Preventing HIV in DeKalb County, Georgia
One Conversation at a Time
Ending the HIV Epidemic: A Plan for America (EHE) is a bold new federal initiative that aims to reduce new HIV infections in the United States by 90 percent by 2030. The initiative is beginning with a targeted infusion of new resources, technology, and expertise to fight HIV in the communities that are now hardest hit by the HIV epidemic.
In July 2019, the U.S. Department of Health and Human Services awarded $6 million from the Minority HIV/AIDS Fund to support innovative efforts to expand HIV diagnosis, treatment, prevention, and response in four U.S. jurisdictions with high concentrations of new HIV diagnoses, including DeKalb County, Georgia. Lessons learned from these jumpstart areas are providing important insights for the 57 EHE jurisdictions that will begin this year to scale up efforts to end local HIV transmission.
To jumpstart national efforts to end the HIV epidemic, Georgia’s DeKalb County is connecting more people to vital HIV prevention options and empowering them to lead longer, healthier lives. They are doing this by:
Using nursing protocols to overcome challenges to accessing pre-exposure prophylaxis (PrEP), a daily pill that’s up to 99% effective in preventing sexual HIV transmission
Creating a safe, trusted, and respectful environment to talk about PrEP, sexual health, and HIV and STI prevention
Delivering critical education, support, and follow-up care after a PrEP prescription, so that people taking PrEP understand how to use it, have support to adhere to it and navigate financial barriers, and receive critical follow-up care
Spreading the word about PrEP throughout the community, through marketing and social media campaigns, partnerships with community-based organizations, and efforts to expand PrEP access across DeKalb County and beyond
T.O. Vinson is one of five public health centers operated by the DeKalb County Board of Health in the metro Atlanta, Georgia, area. The majority (70%) of T.O. Vinson’s clients are African American and the clinic operates on a sliding scale model for medical services, allowing the clinic to serve people of all ages and incomes in DeKalb County, regardless of their ability to pay for care or their health insurance status. In the past few years, the nursing staff at T.O. Vinson were troubled to hear clients say they were reluctant to try game-changing HIV prevention options like pre-exposure prophylaxis, or PrEP. The nurses knew many of their clients could benefit from PrEP if they understood more about what it is and its effectiveness in preventing HIV, how to get it — and, in many cases, if they had someone they could speak with openly about their sexual practices and prevention options. With support from the Ending the HIV Epidemic: A Plan for America (EHE) initiative, T.O. Vinson Health Center has launched a new PrEP program, enabling registered nurses (RNs) to connect more people in DeKalb County to vital HIV prevention options and empowering them to lead longer, healthier lives.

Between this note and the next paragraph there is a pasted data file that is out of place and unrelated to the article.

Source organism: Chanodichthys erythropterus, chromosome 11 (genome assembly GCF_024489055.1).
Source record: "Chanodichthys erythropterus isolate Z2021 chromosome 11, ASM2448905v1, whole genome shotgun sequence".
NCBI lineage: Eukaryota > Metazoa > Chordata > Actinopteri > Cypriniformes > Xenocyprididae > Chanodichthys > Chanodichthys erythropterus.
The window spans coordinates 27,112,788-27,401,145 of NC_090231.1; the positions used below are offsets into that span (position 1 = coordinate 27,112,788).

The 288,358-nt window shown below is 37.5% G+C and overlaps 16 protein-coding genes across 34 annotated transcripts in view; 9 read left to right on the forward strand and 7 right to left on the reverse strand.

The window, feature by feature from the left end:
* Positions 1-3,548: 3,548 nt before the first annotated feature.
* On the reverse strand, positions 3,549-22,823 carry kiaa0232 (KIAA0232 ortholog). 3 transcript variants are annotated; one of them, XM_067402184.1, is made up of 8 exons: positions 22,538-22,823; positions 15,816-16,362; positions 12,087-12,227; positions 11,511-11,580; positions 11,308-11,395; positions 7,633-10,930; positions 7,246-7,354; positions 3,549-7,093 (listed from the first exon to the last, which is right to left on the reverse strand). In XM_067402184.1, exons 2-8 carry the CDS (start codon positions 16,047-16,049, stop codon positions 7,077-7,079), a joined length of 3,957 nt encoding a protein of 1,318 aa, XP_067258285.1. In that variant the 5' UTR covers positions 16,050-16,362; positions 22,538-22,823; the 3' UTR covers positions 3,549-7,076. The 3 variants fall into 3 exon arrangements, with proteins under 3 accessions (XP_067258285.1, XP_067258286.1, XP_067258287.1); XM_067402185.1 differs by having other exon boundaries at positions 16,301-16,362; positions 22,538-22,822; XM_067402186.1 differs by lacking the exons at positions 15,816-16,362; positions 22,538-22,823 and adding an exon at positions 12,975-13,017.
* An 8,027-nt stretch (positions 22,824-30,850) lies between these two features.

“EHE funding was the engine we needed to set the program in motion. These services are filling a critical gap in HIV prevention for people in our county.”
– Dr. Sentayehu Bedane
Countywide Services Manager, DeKalb County Board of Health
The Ending the HIV Epidemic initiative aims to provide more resources to communities disproportionately affected by HIV and reach more minority populations at risk. Expanding access to PrEP is a central part of the initiative. PrEP is a daily pill that’s up to 99% effective in preventing sexual HIV transmission. Today, however, PrEP isn’t being prescribed to enough people who could benefit from it, especially young people and racial and ethnic minorities. Among the clients seen at T.O. Vinson Health Center, many don’t have a consistent primary health care provider; instead they access sporadic care at public health centers where the few physicians who could prescribe PrEP are stretched thin. Some don’t believe they are at risk for HIV or are afraid to try PrEP due to misinformation about side effects. Many, especially those without health insurance, assume they can’t afford PrEP medications. And some simply have never heard of this prevention method.
PrEP could have a big impact in DeKalb County, an area with demonstrated success serving racial and ethnic minority populations and where the HIV diagnosis rate is four times higher than in the U.S. overall. But, until recently, the county didn’t have the resources or provider capacity to provide PrEP assessments, education, and support at local health centers. Thanks to new funding through the federal Ending the HIV Epidemic initiative, and an innovative new model for offering PrEP, RNs at T.O. Vinson Health Center are now better able to deliver the intervention to people who could benefit from it.
“Our team has long wanted to offer PrEP to the community,” said Dr. Sentayehu Bedane with the DeKalb County Board of Health. “EHE funding was the engine we needed to set the program in motion. These services are filling a critical gap in HIV prevention for people in our county.”
Disclaimer: These stories do not represent endorsements by CDC of any organization or company mentioned.